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Date: 2024-07-15 Page is: DBtxt001.php txt00023504


Open PDF: The-Triple-Bottom-Line-by-Venkatasamy-23504 .pdf
Peter Burgess COMMENTARY

Peter Burgess
THE TRIPLE BOTTOM LINE ATTEMPTING TO REGULATE CORPORATE PERFORMANCE AND ENSURE SUSTAINABLE DEVELOPMENT Written by R. Venkatasamy (PhD) ... EnviroSolutions Ltd., Mauritius ABSTRACT Efforts to regulate .any unsustainable activities of businesses did not take shape until the advent of Elkington’s Tripple Bottom Line (TBL) 25 years ago, although there have been earlier attempts to induce businesses to move away from the single bottom line of profit, which has historically been their objective and guiding principle, and consider two further bottom lines, People and Planet, to ensure sustainability on all of these three fronts equitably. Some 10 years later, the Rio World Summit of 1992 concluded that sustainability in all its aspects should be at the forefront of all human activities. Thus was born the Rio Declaration and Agenda 21. It took another 10 years for organizing a second World Summit, in 2002 in South Africa, to revisit the Rio 92 recommendations, and perfect them. At almost the same time, The Earth Charter, with its guidelines, was made official in 2000, but somehow relinquished to the background. With the advent of the TBL guidelines, several other guidelines and mechanisms were formulated, including Sustainability Indicators (SI), Key Performance Indicators (KPI), of which the Global Reporting Guidelines (GRI) became the most popular; and so did several others from other organizations. And rather leave it to the non6business sectors to dictate to them, businesses have also made the effort to regulate themselves with the establishment of the International Integrated Reporting Framework (IRRC). And now Responsible Investment (RI) and Environmental, Social, and Governance (ESG) appear to be dealing the death blow to previous independent frameworks. But the bottom line of all these efforts remains that they are all voluntary, in other words, soft laws that cannot be enforced. And almost 40 years of struggling in regulating unsustainable activities from both private and the public sectors, and after 25 years of the adoption of Elkington’s TBL, the post6mortem of achievements presently reveals that People and Planet have not fared well, whereas Profit has been getting healthier, returning the movers and shakers of business sustainability back to the discussion forum, analysing whether all efforts, have so far failed to induce businesses to have a solid commitment to being responsible and sustainable. Sustainability6Corporations6Responsibility6Governance6Accountability6 Performance6Tripple Bottom Line6 CSR Reporting6Environment6Society. INTRODUCTION At the time when businesses were being analysed and questioned about their responsibilities, Milton Friedman (1970), an eminent economist of his time, was one of the most outspoken opponents of the emergent concept of Corporate Social Responsibility (CSR), and in his publication of 1970, argued that: ‘The social responsibility of business is to increase its profits.’ And Friedman further argued that:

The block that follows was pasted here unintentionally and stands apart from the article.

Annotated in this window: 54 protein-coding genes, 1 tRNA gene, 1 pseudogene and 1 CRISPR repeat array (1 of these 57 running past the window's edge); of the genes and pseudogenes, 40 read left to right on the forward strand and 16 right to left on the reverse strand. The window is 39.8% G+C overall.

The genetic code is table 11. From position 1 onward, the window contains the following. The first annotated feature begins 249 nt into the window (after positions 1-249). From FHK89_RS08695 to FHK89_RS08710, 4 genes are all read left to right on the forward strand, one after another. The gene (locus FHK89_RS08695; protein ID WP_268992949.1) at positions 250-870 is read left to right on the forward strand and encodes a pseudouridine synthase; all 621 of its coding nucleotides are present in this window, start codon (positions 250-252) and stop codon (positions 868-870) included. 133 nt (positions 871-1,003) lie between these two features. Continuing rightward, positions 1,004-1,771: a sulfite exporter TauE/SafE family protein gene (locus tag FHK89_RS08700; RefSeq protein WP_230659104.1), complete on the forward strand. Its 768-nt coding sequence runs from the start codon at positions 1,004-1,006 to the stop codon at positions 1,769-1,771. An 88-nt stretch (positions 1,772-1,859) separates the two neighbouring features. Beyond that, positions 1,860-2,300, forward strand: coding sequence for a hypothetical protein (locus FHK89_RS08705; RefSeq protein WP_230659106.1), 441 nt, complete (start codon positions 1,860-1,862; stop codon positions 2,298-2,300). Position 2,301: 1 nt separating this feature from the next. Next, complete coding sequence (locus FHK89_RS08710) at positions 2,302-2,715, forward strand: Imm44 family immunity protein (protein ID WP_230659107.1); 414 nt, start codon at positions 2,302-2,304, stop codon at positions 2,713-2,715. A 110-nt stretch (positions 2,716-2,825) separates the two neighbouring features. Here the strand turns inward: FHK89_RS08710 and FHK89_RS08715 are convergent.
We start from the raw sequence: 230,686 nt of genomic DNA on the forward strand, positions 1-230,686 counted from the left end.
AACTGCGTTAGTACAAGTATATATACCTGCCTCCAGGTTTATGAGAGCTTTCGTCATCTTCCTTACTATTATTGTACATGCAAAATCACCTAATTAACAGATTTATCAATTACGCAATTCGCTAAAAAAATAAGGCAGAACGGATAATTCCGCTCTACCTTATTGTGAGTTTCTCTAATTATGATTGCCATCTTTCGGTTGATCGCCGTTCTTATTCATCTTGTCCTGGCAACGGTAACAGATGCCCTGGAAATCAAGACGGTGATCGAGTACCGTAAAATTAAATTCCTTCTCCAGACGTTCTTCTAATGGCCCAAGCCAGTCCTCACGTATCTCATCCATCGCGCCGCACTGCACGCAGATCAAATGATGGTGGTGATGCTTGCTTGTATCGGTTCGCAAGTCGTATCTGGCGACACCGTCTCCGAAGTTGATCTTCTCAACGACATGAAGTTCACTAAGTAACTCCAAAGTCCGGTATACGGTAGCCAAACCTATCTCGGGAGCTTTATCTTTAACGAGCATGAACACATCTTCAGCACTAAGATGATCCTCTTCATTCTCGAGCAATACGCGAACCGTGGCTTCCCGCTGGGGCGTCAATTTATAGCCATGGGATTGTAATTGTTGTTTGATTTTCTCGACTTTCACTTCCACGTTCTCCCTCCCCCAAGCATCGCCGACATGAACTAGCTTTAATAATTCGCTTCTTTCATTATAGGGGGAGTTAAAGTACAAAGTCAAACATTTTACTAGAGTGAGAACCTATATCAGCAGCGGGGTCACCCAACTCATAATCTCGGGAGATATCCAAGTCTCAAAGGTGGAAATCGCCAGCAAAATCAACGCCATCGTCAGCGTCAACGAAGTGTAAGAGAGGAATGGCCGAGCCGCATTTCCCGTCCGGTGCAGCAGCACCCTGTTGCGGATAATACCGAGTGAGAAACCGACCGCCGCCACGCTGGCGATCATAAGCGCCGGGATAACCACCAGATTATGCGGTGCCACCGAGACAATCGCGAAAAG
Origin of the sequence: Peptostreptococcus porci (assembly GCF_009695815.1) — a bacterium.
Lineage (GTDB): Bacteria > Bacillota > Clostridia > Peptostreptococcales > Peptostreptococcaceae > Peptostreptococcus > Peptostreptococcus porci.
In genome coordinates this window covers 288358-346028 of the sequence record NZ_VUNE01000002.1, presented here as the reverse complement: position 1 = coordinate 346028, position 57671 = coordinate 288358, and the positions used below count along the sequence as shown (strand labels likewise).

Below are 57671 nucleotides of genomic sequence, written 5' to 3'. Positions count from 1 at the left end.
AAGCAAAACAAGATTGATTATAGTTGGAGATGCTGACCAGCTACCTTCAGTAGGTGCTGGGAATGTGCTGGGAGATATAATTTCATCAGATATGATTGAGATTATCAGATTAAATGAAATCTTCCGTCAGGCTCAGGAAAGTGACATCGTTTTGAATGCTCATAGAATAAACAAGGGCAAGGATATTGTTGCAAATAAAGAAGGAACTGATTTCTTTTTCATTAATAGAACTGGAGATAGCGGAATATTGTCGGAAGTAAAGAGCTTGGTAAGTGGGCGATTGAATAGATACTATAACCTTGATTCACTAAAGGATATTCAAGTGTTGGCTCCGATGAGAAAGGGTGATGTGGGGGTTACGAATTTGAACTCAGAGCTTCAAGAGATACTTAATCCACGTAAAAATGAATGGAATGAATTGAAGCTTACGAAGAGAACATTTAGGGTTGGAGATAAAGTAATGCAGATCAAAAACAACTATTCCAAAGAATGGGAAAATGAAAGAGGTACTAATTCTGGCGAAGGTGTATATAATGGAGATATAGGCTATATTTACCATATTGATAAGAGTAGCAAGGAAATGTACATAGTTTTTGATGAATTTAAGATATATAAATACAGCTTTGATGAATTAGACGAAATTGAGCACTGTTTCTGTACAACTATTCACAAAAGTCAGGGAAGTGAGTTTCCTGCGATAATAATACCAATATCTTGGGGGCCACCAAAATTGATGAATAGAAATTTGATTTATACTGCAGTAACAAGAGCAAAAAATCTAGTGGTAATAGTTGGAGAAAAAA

1. Application of CSR would impose an unjustified and fundamentally undemocratic taxation on business shareholders,
  2. Its implementation costs would outweigh any potential tangible benefits, and, consequently it would constitute a misallocation and misappropriation of valuable company resources (Friedman, 1970; 2002).